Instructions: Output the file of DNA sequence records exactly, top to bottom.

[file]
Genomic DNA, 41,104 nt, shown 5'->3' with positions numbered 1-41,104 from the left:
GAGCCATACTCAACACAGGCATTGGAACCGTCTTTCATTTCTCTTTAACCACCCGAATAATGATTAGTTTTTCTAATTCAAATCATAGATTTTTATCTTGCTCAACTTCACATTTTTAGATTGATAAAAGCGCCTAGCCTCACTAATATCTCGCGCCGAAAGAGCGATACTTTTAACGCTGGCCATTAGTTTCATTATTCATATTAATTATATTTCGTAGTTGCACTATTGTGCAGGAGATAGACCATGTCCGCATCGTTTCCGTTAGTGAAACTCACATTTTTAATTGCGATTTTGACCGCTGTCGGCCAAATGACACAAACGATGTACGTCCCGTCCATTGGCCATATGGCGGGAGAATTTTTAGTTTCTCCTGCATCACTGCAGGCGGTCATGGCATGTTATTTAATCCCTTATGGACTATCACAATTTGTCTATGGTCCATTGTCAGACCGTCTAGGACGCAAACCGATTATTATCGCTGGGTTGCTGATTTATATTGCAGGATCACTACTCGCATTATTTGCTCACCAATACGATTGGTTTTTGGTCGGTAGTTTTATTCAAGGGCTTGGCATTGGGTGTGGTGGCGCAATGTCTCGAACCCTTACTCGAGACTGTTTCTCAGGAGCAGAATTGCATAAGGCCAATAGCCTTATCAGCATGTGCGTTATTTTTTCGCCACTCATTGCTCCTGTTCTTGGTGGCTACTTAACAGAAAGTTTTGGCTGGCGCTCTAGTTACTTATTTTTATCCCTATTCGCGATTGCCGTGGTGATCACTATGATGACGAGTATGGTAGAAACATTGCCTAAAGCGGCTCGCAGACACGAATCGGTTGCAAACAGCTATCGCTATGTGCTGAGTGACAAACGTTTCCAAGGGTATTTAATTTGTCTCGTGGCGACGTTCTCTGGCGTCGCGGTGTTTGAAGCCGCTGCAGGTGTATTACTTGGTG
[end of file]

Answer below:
Genomic DNA, 41,104 nt, shown 5'->3' with positions numbered 1-41,104 from the left:
GAGCCATACTCAACACAGGCATTGGAACCGTCTTTCATTTCTCTTTAACCACCCGAATAATGATTAGTTTTTCTAATTCAAATCATAGATTTTTATCTTGCTCAACTTCACATTTTTAGATTGATAAAAGCGCCTAGCCTCACTAATATCTCGCGCCGAAAGAGCGATACTTTTAACGCTGGCCATTAGTTTCATTATTCATATTAATTATATTTCGTAGTTGCACTATTGTGCAGGAGATAGACCATGTCCGCATCGTTTCCGTTAGTGAAACTCACATTTTTAATTGCGATTTTGACCGCTGTCGGCCAAATGACACAAACGATGTACGTCCCGTCCATTGGCCATATGGCGGGAGAATTTTTAGTTTCTCCTGCATCACTGCAGGCGGTCATGGCATGTTATTTAATCCCTTATGGACTATCACAATTTGTCTATGGTCCATTGTCAGACCGTCTAGGACGCAAACCGATTATTATCGCTGGGTTGCTGATTTATATTGCAGGATCACTACTCGCATTATTTGCTCACCAATACGATTGGTTTTTGGTCGGTAGTTTTATTCAAGGGCTTGGCATTGGGTGTGGTGGCGCAATGTCTCGAACCCTTACTCGAGACTGTTTCTCAGGAGCAGAATTGCATAAGGCCAATAGCCTTATCAGCATGTGCGTTATTTTTTCGCCACTCATTGCTCCTGTTCTTGGTGGCTACTTAACAGAAAGTTTTGGCTGGCGCTCTAGTTACTTATTTTTATCCCTATTCGCGATTGCCGTGGTGATCACTATGATGACGAGTATGGTAGAAACATTGCCTAAAGCGGCTCGCAGACACGAATCGGTTGCAAACAGCTATCGCTATGTGCTGAGTGACAAACGTTTCCAAGGGTATTTAATTTGTCTCGTGGCGACGTTCTCTGGCGTCGCGGTGTTTGAAGCCGCTGCAGGTGTATTACTTGGTG